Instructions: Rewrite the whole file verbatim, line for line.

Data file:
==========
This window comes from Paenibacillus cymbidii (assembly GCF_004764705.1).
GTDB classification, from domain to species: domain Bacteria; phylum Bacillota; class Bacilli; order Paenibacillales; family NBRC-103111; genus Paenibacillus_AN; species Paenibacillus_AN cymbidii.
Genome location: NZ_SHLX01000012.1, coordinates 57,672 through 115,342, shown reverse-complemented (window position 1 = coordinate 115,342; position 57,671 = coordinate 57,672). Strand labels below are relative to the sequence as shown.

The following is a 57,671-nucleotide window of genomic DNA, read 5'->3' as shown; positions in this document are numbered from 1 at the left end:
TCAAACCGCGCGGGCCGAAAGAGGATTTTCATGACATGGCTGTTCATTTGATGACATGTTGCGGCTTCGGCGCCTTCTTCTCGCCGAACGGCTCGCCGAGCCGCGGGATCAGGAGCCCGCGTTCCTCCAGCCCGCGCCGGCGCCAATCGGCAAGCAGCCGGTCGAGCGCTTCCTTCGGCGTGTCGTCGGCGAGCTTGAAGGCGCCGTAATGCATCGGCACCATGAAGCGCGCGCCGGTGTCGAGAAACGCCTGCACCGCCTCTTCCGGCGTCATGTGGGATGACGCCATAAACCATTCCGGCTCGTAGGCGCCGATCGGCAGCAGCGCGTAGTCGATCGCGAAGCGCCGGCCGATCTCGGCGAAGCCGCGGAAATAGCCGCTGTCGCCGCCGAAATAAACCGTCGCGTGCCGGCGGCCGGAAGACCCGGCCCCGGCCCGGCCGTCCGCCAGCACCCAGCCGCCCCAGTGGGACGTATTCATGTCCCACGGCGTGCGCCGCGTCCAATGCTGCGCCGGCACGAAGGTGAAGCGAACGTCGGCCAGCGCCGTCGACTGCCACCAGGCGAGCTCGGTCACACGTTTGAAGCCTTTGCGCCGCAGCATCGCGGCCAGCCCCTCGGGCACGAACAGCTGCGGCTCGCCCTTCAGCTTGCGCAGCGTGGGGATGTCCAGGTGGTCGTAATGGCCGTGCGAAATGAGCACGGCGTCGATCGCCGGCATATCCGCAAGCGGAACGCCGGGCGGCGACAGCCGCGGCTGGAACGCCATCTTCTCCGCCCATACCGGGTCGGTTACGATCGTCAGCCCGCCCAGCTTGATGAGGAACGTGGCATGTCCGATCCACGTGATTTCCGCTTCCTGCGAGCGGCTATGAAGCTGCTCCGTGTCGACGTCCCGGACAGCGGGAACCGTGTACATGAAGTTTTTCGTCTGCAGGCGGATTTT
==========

This window comes from Paenibacillus cymbidii (assembly GCF_004764705.1).
GTDB classification, from domain to species: domain Bacteria; phylum Bacillota; class Bacilli; order Paenibacillales; family NBRC-103111; genus Paenibacillus_AN; species Paenibacillus_AN cymbidii.
Genome location: NZ_SHLX01000012.1, coordinates 57,672 through 115,342, shown reverse-complemented (window position 1 = coordinate 115,342; position 57,671 = coordinate 57,672). Strand labels below are relative to the sequence as shown.

The following is a 57,671-nucleotide window of genomic DNA, read 5'->3' as shown; positions in this document are numbered from 1 at the left end:
TCAAACCGCGCGGGCCGAAAGAGGATTTTCATGACATGGCTGTTCATTTGATGACATGTTGCGGCTTCGGCGCCTTCTTCTCGCCGAACGGCTCGCCGAGCCGCGGGATCAGGAGCCCGCGTTCCTCCAGCCCGCGCCGGCGCCAATCGGCAAGCAGCCGGTCGAGCGCTTCCTTCGGCGTGTCGTCGGCGAGCTTGAAGGCGCCGTAATGCATCGGCACCATGAAGCGCGCGCCGGTGTCGAGAAACGCCTGCACCGCCTCTTCCGGCGTCATGTGGGATGACGCCATAAACCATTCCGGCTCGTAGGCGCCGATCGGCAGCAGCGCGTAGTCGATCGCGAAGCGCCGGCCGATCTCGGCGAAGCCGCGGAAATAGCCGCTGTCGCCGCCGAAATAAACCGTCGCGTGCCGGCGGCCGGAAGACCCGGCCCCGGCCCGGCCGTCCGCCAGCACCCAGCCGCCCCAGTGGGACGTATTCATGTCCCACGGCGTGCGCCGCGTCCAATGCTGCGCCGGCACGAAGGTGAAGCGAACGTCGGCCAGCGCCGTCGACTGCCACCAGGCGAGCTCGGTCACACGTTTGAAGCCTTTGCGCCGCAGCATCGCGGCCAGCCCCTCGGGCACGAACAGCTGCGGCTCGCCCTTCAGCTTGCGCAGCGTGGGGATGTCCAGGTGGTCGTAATGGCCGTGCGAAATGAGCACGGCGTCGATCGCCGGCATATCCGCAAGCGGAACGCCGGGCGGCGACAGCCGCGGCTGGAACGCCATCTTCTCCGCCCATACCGGGTCGGTTACGATCGTCAGCCCGCCCAGCTTGATGAGGAACGTGGCATGTCCGATCCACGTGATTTCCGCTTCCTGCGAGCGGCTATGAAGCTGCTCCGTGTCGACGTCCCGGACAGCGGGAACCGTGTACATGAAGTTTTTCGTCTGCAGGCGGATTTT